Photographing People: Right or Wrong?

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  1. Ian Ord says:

    I would have to empathize with many of your feelings of discomfort here. I often feel hesitant taking a photo, and tend to use my telephoto lens to capture people from a distance – but does that make it any less invasive? not really – it only satisfies my own comfort to a small degree – but were the tables turned, I don’t know how i’d feel about people secretly taking photos of me from a distance! ha. Thanks for writing this! Great thoughts!

    • Alana says:

      Taking pictures from a distance is better than shoving your camera in someone’s face or blatantly snapping away while they’re going about their business, but I know what you mean, ultimately you’re still taking someone’s photo. I don’t know what the right answer to this is except just realizing it comes down to reading the situation and using your best judgement.

  2. Jan says:

    As a blond toddler in Hawaii, you were the focus of attention for many Japanese honeymooners:) Quite odd to find your child being photographed like that! We usually turn the other way when cameras are being waved around in tourist areas, and try not to focus on individuals while taking our own photos – but the monk with the pink parasol was a must!

  3. This is one that I struggled with when I was visiting rural parts of Peru. The women’s dresses were just so beautiful and colourful that I felt like going trigger happy, but I had to refrain myself knowing that that would make me the annoying tourist. in the end i took a few discreet shots from a distance. there were also people dressed in traditional clothes who you could photograph in exchange for a few dollars. that seems fair to me since they are posing for you, often with a cute llama…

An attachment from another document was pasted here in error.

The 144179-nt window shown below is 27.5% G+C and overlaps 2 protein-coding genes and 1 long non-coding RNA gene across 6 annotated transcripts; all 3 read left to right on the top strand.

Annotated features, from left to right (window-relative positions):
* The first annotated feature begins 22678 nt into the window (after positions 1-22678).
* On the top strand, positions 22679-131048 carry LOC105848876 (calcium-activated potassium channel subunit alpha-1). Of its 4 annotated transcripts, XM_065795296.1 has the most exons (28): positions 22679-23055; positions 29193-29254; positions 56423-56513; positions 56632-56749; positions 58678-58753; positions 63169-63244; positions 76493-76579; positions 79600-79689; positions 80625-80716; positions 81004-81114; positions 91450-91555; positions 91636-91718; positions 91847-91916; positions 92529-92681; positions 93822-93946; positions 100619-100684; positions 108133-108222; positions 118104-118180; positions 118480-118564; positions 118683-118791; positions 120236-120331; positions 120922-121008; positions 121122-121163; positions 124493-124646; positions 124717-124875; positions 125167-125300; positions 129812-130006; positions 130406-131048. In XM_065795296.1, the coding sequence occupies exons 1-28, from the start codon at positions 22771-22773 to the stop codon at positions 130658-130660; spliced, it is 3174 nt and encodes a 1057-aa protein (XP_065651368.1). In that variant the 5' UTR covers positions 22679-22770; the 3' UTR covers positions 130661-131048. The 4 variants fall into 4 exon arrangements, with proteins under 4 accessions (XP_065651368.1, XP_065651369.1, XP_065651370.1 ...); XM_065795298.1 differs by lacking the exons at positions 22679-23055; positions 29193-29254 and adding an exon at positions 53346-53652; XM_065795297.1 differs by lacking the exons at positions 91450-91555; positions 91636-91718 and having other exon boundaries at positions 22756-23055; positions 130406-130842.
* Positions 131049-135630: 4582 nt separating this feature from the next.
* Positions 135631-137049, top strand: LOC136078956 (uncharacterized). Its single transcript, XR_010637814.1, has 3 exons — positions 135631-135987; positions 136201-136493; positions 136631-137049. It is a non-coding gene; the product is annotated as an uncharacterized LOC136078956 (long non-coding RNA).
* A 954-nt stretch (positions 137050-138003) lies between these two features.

4. This is always a tricky subject. Getting in another person’s face, without their consent, in order to take a photo is just downright rude and disrespectful. I think I’d actually scold a stranger for doing it if I saw it happening.

    I’m not sure where you draw the line on this – it’s vague and fuzzy, and some people obviously have more stringent guidelines than others. If I were to take a photo of a stranger, but they looked visibly uncomfortable or a bit alarmed afterwards, I’d delete it. Now as for adorable kids…honestly it depends. If a child is playing or looks happy, fine. I’m always very uncomfortable with photos of kids from 3rd world countries where they look sad, unless it’s from a news publication.

    • Alana says:

      Weird about the formatting…your comment actually came through in all caps for some reason…

      I still don’t know what I think about photographing children – unless their parents are there and say it’s okay it seems a little invasive. I mean, I would never photograph children at home, it would be seen as inappropriate, so why is it okay here? Tricky, tricky…

  5. Sarah Shaw says:

    Great post, alana. I also wrote a similar post about this subject back in October, here: http://www.mappingwords.com/2012/10/19/when-is-travel-photography-inappropriate/

    I agree with you in many ways. We must use good judgement when deciding whether the photo is ethical or not. I’m always pretty cautious when photographing people, because I don’t want to be invasive, but sometimes I’ve gone ahead and taken photos anyway, especially if I’m in an area with lots of people snapping away. Other times I’ve asked for permission, but I’m usually really shy about doing that…

    • Alana says:

      I normally just end up being shy and not asking and not taking the photo, but then I’m sometimes disappointed that I didn’t ‘capture’ something.

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